Meningitis is a disease where the protective membranes that cover the spinal cord and brain are inflamed. The inflammation can be caused by infection with bacteria, viruses, or other micro-organisms. Meningitis can be life-threatening because of its proximity to the spinal cord and brain, although it can get better on its own in just a few weeks. It can lead to serious long-term consequences including epilepsy, cognitive deficits, deafness, and hydrocephalus, and is classified as a medical emergency.
Signs and symptoms of meningitis may develop over a few days or several hours. It is important to seek medical care immediately if you or someone you know has symptoms or signs of meningitis. These symptoms include sudden high fever, stiff neck, severe headache, difficulty concentrating, confusion, nausea or vomiting, difficulty waking up, seizures, sensitivity to light, skin rash, and a lack of interest in eating and drinking. In newborns, parents should look for constant crying, inactivity, high fever, excessive sleepiness, a bulge in the soft spot on the baby’s head, poor feeding, and stiffness in the baby’s neck and body. Viral meningitis generally improves without treatment, but bacterial meningitis can strike quickly and is very serious, requiring antibiotic treatment to fully recover. The Meningitis Research Foundation has more information about the symptoms of the disease.
Meningitis can result from a bacterial infection, although it usually occurs because of a viral infection. Acute bacterial meningitis occurs when bacteria enter the bloodstream and migrate to the spinal cord and brain. It can occur as a result of a sinus or ear infection, and sometimes a skull fracture. There are a number of strains of bacteria that can cause acute bacterial meningitis. Streptococcus pneumoniae causes pneumonia or sinus and ear infections, which can lead to meningitis. This is a common infection in the United States. Neisseria meningitis occurs when bacteria enters the bloodstream from an upper respiratory infection. This is a highly contagious infection and affects mainly young adults and teenagers. Viral meningitis is generally mild and often clears on its own. A group of viruses called enteroviruses causes most viral meningitis cases in the United States. Viruses such as HIV, herpes, West Nile, and mumps can also cause viral meningitis. Chronic meningitis occurs when the fluid and membranes surrounding the brain is invaded by slow-growing organisms. Meningitis can also result from non-infectious cases, such as drug allergies, chemical reactions, and certain types of cancer.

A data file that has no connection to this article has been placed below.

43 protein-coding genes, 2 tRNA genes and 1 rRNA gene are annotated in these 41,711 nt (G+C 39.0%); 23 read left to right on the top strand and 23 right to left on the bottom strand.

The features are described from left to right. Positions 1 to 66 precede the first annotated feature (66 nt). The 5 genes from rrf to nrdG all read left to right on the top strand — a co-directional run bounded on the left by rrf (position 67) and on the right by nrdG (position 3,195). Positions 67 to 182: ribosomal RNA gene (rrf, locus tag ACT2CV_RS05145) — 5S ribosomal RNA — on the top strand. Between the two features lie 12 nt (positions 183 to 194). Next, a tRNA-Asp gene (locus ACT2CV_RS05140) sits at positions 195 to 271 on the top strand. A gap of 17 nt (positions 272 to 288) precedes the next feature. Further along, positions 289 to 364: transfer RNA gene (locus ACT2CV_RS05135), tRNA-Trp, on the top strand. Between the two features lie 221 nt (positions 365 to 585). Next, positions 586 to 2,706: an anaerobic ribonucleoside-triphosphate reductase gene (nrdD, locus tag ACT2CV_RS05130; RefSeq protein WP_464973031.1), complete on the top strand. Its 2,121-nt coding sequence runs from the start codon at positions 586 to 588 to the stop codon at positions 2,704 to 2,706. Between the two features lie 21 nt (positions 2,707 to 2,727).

It is important to maintain a strong immune system. This includes eating a balanced diet, getting a sufficient amount of sleep and maintaining strong sleeping patterns, and including exercise in your daily routine. You may also want to take supplements, such as Vitamins A, C, E, and D. These help you maintain good health and decrease the chances of you developing inflammation around the spinal cord and brain, lowering the risk of meningitis. It is also important to wash your hands frequently, ensuring your hands are free of bacteria. This includes keeping your home clean, especially kitchen and bathroom counters, and other surfaces that people share. You may also want to get a vaccination. Your doctor can advise you what vaccination you should receive, as immunization is one of the best ways to prevent meningitis. Children are usually immunized with Hemophilus influenzae type b vaccine at 18 months, 2, 4, and 6 to help prevent meningitis.
Bacterial meningitis that is caused by infection is treated by a combination of antibiotics, depending on your age, the type of bacteria that is suspected, and various other factors. These antibiotics are usually injected into a vein.
People with meningitis may also need supportive treatment like fever-reducing medications and intravenous fluids. Viral meningitis cannot be cured by antibiotics, and most cases will eventually improve on their own. The best way to treat viral meningitis is by consuming plenty of fluids, getting a lot of bed rest, and taking over-the-counter pain medications to help relieve body aches and reduce fever.